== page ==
Snow in South Texas!
By Ro Wauer
What a strange topic! Snow in South Texas. And what a beautiful scene this Christmas morning to look outside from a warm, cozy setting and see a sea of white. There is no better timing for me and others that might have grown up in snow-country, but are now safely tucked away in the warmer climes of South Texas. Until I was 14, I lived in southeast Idaho where winters were cold and icy. Even now, seeing snowy conditions on TV in various parts of the country still makes me shudder. But a snowstorm for Christmas is different; it is acceptable and even preferable. One of my earliest memories as a child is walking home from church on Christmas Eve with huge flakes of snow slowly descending onto the world around me. Over the years, I have missed snow on Christmas!
At my house near Mission Valley, snow began in the afternoon on Christmas Eve; larger flakes were evident after dark. By Christmas morning, I measured almost ten inches of fresh snow in my yard. Knowing that the sun would melt it fast, Betty and I spend an hour or so taking pictures. We might use them on next year's Christmas card, or if not they can be a handy topic with relatives and friends. We both put on boots to trudge through the snow, taking pictures from all angles and with a special interest in the backyard bird feeders. Then I dug out (literally) my ancient snow shovel and cleared off an area on the deck where I spread lots of birdseed. There was a very good reason not to have discarded that hateful tool. It took the cardinals, sparrows, and goldfinches less than ten minutes to find their new feedlot. The 30-plus cardinals that had been sitting around looking hungry and forlorn were soon chowing down.
The snow was surprisingly light weight, containing less water than much of the snow I had shoveled in such foreign places like Utah, New Mexico, Tennessee, and Washington, D.C. Snow is less dense than rain, 10 inches of snow normally equals one inch of rain. The larger snowflakes are filled with air, while the smaller flakes that we experienced early on yesterday afternoon were mostly crystallized rain. Most snowflakes are about 90 percent air, and this fact makes them excellent insulators and mufflers of sound. It is that muffling characteristic that often is so endearing. I can remember and appreciate how silent it was after a heavy snowfall. Even this year, with less than a foot of fresh snow, the entire neighborhood was quiet. Until, that is, we all started driving around gawking and photographing our changed environment.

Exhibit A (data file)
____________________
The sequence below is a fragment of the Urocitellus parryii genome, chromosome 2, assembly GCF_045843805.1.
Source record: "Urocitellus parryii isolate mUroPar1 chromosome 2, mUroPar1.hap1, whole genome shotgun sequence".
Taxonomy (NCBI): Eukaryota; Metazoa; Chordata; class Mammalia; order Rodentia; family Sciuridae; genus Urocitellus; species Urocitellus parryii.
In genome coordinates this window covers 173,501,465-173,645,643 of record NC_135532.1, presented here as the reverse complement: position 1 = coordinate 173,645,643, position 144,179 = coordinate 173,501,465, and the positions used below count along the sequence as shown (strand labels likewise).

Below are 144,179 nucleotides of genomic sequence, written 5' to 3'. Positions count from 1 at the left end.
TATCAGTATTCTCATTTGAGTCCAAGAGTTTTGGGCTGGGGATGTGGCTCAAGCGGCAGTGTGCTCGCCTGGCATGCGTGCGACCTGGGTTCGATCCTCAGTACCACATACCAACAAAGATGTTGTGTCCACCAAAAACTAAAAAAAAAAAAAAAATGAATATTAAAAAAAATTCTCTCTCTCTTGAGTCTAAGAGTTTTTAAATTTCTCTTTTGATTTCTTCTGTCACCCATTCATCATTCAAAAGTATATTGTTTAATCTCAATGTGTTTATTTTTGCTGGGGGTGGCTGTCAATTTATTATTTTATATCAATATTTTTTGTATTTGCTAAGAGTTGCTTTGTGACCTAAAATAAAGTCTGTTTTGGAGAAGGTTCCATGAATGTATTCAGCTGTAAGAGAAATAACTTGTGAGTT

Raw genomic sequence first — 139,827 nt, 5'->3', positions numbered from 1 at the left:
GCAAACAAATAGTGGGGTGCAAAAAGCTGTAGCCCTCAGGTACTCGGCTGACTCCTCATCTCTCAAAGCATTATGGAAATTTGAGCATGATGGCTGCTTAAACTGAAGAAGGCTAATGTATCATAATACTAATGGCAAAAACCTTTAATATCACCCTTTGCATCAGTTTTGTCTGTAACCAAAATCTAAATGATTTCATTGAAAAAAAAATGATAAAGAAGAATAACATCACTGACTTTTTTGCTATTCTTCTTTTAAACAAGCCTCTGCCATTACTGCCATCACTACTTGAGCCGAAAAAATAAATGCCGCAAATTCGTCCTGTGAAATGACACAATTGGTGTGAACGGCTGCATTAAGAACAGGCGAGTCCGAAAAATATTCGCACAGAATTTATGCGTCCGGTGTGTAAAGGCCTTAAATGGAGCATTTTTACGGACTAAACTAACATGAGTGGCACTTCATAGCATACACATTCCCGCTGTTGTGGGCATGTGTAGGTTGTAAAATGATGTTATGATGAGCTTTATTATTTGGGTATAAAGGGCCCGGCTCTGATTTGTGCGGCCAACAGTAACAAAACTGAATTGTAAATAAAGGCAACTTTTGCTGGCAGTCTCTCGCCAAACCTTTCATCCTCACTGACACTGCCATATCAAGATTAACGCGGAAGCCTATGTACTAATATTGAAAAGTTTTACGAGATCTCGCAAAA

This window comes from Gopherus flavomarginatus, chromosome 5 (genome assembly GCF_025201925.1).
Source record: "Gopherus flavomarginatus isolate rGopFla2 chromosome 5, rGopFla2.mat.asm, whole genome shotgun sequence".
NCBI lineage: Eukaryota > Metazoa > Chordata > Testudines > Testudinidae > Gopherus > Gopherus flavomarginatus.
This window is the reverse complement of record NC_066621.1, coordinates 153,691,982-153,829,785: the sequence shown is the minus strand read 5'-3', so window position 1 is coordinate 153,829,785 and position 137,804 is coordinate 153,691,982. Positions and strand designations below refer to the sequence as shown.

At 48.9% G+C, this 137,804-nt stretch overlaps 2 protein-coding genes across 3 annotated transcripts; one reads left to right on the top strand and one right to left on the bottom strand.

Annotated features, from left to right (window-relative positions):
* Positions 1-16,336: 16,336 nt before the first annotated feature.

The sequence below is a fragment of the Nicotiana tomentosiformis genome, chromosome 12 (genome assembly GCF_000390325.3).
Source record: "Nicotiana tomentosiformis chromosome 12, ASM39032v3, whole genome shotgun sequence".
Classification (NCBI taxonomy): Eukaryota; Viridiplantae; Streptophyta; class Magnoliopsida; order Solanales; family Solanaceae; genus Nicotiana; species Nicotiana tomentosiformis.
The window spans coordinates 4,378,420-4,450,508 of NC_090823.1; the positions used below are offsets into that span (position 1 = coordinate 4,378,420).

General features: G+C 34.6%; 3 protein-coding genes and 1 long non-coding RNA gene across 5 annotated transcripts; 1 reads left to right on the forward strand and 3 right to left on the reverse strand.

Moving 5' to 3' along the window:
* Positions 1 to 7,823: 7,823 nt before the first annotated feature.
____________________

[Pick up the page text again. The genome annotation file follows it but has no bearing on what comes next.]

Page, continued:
What causes snow? Rainy conditions and cold temperatures, of course. But there is more to it than that. When temperatures in a cloud are sufficiently low enough, its moisture content may be released, not as rain, but as feather-light snowflakes. This happens because the water in clouds behaves in strange ways. At very low temperatures cloud droplets become super-cooled, which means that they remain liquid even though their temperature is below freezing. Under certain conditions the supercooled droplets evaporate and the vapor then freezes directly into minute ice crystals. As more vapor freezes on the tiny crystals, they grow into snowflakes.
Developing flakes take on different shapes, depending on the temperature and the amount of moisture in the air. All snow crystals possess a six-sided pattern, although they are noted for the infinite variety of their forms. The most beautiful are the delicately symmetrical starlike flakes. Others may take the form of flat, hexagonal plates, needles, columns, cups, spools, or even irregular masses that produce extra large flakes, perhaps like those I remember from that Christmas in Idaho.
It is doubtful that we will ever again be blessed with a white Christmas like that we enjoyed in 2004. But may that nature experience lead you to appreciate the entire outdoors throughout 2005.